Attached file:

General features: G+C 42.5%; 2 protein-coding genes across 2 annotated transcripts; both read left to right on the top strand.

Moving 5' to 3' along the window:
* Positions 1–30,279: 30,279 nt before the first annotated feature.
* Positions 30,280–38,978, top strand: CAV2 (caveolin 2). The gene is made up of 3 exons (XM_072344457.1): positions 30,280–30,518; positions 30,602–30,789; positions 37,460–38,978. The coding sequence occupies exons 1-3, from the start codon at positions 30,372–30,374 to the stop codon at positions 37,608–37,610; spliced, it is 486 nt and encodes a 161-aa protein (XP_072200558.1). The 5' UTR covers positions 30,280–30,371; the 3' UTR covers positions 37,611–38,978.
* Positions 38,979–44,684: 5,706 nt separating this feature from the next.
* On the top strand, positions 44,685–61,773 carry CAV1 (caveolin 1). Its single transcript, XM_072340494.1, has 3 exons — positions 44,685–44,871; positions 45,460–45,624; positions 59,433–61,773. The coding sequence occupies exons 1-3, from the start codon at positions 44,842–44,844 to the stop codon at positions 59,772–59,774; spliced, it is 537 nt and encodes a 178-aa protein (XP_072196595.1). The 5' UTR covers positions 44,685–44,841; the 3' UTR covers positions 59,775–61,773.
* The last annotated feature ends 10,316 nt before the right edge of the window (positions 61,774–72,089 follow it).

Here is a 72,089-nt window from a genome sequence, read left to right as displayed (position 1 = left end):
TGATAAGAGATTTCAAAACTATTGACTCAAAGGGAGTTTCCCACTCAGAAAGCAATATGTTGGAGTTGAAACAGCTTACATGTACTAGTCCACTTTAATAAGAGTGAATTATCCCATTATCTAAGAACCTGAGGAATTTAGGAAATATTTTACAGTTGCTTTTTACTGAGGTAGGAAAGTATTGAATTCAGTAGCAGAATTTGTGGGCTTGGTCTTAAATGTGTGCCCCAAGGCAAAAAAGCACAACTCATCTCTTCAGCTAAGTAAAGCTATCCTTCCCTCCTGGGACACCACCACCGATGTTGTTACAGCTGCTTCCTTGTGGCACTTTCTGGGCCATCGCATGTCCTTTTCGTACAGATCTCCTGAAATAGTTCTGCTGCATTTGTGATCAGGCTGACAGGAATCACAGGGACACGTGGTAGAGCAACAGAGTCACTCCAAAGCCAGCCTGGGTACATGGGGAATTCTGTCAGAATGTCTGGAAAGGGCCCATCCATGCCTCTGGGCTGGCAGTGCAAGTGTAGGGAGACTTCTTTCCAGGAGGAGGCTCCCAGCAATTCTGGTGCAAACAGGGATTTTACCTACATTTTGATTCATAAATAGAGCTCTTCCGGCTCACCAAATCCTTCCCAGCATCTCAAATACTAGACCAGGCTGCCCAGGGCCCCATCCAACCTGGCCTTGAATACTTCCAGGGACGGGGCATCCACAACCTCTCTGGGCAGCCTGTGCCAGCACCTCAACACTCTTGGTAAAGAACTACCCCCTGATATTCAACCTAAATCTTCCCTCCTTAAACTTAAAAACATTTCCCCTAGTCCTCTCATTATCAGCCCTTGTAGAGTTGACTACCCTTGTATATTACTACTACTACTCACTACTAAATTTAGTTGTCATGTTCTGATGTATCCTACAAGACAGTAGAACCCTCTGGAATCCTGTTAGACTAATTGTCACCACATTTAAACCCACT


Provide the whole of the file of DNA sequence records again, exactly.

General features: G+C 42.5%; 2 protein-coding genes across 2 annotated transcripts; both read left to right on the top strand.

Moving 5' to 3' along the window:
* Positions 1–30,279: 30,279 nt before the first annotated feature.
* Positions 30,280–38,978, top strand: CAV2 (caveolin 2). The gene is made up of 3 exons (XM_072344457.1): positions 30,280–30,518; positions 30,602–30,789; positions 37,460–38,978. The coding sequence occupies exons 1-3, from the start codon at positions 30,372–30,374 to the stop codon at positions 37,608–37,610; spliced, it is 486 nt and encodes a 161-aa protein (XP_072200558.1). The 5' UTR covers positions 30,280–30,371; the 3' UTR covers positions 37,611–38,978.
* Positions 38,979–44,684: 5,706 nt separating this feature from the next.
* On the top strand, positions 44,685–61,773 carry CAV1 (caveolin 1). Its single transcript, XM_072340494.1, has 3 exons — positions 44,685–44,871; positions 45,460–45,624; positions 59,433–61,773. The coding sequence occupies exons 1-3, from the start codon at positions 44,842–44,844 to the stop codon at positions 59,772–59,774; spliced, it is 537 nt and encodes a 178-aa protein (XP_072196595.1). The 5' UTR covers positions 44,685–44,841; the 3' UTR covers positions 59,775–61,773.
* The last annotated feature ends 10,316 nt before the right edge of the window (positions 61,774–72,089 follow it).

Here is a 72,089-nt window from a genome sequence, read left to right as displayed (position 1 = left end):
TGATAAGAGATTTCAAAACTATTGACTCAAAGGGAGTTTCCCACTCAGAAAGCAATATGTTGGAGTTGAAACAGCTTACATGTACTAGTCCACTTTAATAAGAGTGAATTATCCCATTATCTAAGAACCTGAGGAATTTAGGAAATATTTTACAGTTGCTTTTTACTGAGGTAGGAAAGTATTGAATTCAGTAGCAGAATTTGTGGGCTTGGTCTTAAATGTGTGCCCCAAGGCAAAAAAGCACAACTCATCTCTTCAGCTAAGTAAAGCTATCCTTCCCTCCTGGGACACCACCACCGATGTTGTTACAGCTGCTTCCTTGTGGCACTTTCTGGGCCATCGCATGTCCTTTTCGTACAGATCTCCTGAAATAGTTCTGCTGCATTTGTGATCAGGCTGACAGGAATCACAGGGACACGTGGTAGAGCAACAGAGTCACTCCAAAGCCAGCCTGGGTACATGGGGAATTCTGTCAGAATGTCTGGAAAGGGCCCATCCATGCCTCTGGGCTGGCAGTGCAAGTGTAGGGAGACTTCTTTCCAGGAGGAGGCTCCCAGCAATTCTGGTGCAAACAGGGATTTTACCTACATTTTGATTCATAAATAGAGCTCTTCCGGCTCACCAAATCCTTCCCAGCATCTCAAATACTAGACCAGGCTGCCCAGGGCCCCATCCAACCTGGCCTTGAATACTTCCAGGGACGGGGCATCCACAACCTCTCTGGGCAGCCTGTGCCAGCACCTCAACACTCTTGGTAAAGAACTACCCCCTGATATTCAACCTAAATCTTCCCTCCTTAAACTTAAAAACATTTCCCCTAGTCCTCTCATTATCAGCCCTTGTAGAGTTGACTACCCTTGTATATTACTACTACTACTCACTACTAAATTTAGTTGTCATGTTCTGATGTATCCTACAAGACAGTAGAACCCTCTGGAATCCTGTTAGACTAATTGTCACCACATTTAAACCCACT